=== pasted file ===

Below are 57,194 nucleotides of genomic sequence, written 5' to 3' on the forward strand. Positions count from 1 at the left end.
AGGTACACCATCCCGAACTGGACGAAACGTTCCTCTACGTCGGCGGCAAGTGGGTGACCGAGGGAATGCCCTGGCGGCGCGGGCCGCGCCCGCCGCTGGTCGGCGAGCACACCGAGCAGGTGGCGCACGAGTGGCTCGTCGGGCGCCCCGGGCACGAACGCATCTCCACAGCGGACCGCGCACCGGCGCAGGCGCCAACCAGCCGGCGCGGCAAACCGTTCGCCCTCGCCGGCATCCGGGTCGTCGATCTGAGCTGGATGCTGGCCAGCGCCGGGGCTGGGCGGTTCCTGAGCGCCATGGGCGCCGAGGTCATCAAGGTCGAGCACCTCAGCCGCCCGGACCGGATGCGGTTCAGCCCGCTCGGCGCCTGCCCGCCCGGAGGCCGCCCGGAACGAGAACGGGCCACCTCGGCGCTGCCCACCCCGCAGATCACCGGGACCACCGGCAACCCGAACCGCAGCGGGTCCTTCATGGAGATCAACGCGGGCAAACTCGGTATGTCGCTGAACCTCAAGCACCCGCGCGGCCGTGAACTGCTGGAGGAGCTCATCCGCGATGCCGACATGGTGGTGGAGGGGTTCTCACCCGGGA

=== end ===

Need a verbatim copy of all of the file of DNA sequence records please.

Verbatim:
Below are 57,194 nucleotides of genomic sequence, written 5' to 3' on the forward strand. Positions count from 1 at the left end.
AGGTACACCATCCCGAACTGGACGAAACGTTCCTCTACGTCGGCGGCAAGTGGGTGACCGAGGGAATGCCCTGGCGGCGCGGGCCGCGCCCGCCGCTGGTCGGCGAGCACACCGAGCAGGTGGCGCACGAGTGGCTCGTCGGGCGCCCCGGGCACGAACGCATCTCCACAGCGGACCGCGCACCGGCGCAGGCGCCAACCAGCCGGCGCGGCAAACCGTTCGCCCTCGCCGGCATCCGGGTCGTCGATCTGAGCTGGATGCTGGCCAGCGCCGGGGCTGGGCGGTTCCTGAGCGCCATGGGCGCCGAGGTCATCAAGGTCGAGCACCTCAGCCGCCCGGACCGGATGCGGTTCAGCCCGCTCGGCGCCTGCCCGCCCGGAGGCCGCCCGGAACGAGAACGGGCCACCTCGGCGCTGCCCACCCCGCAGATCACCGGGACCACCGGCAACCCGAACCGCAGCGGGTCCTTCATGGAGATCAACGCGGGCAAACTCGGTATGTCGCTGAACCTCAAGCACCCGCGCGGCCGTGAACTGCTGGAGGAGCTCATCCGCGATGCCGACATGGTGGTGGAGGGGTTCTCACCCGGGA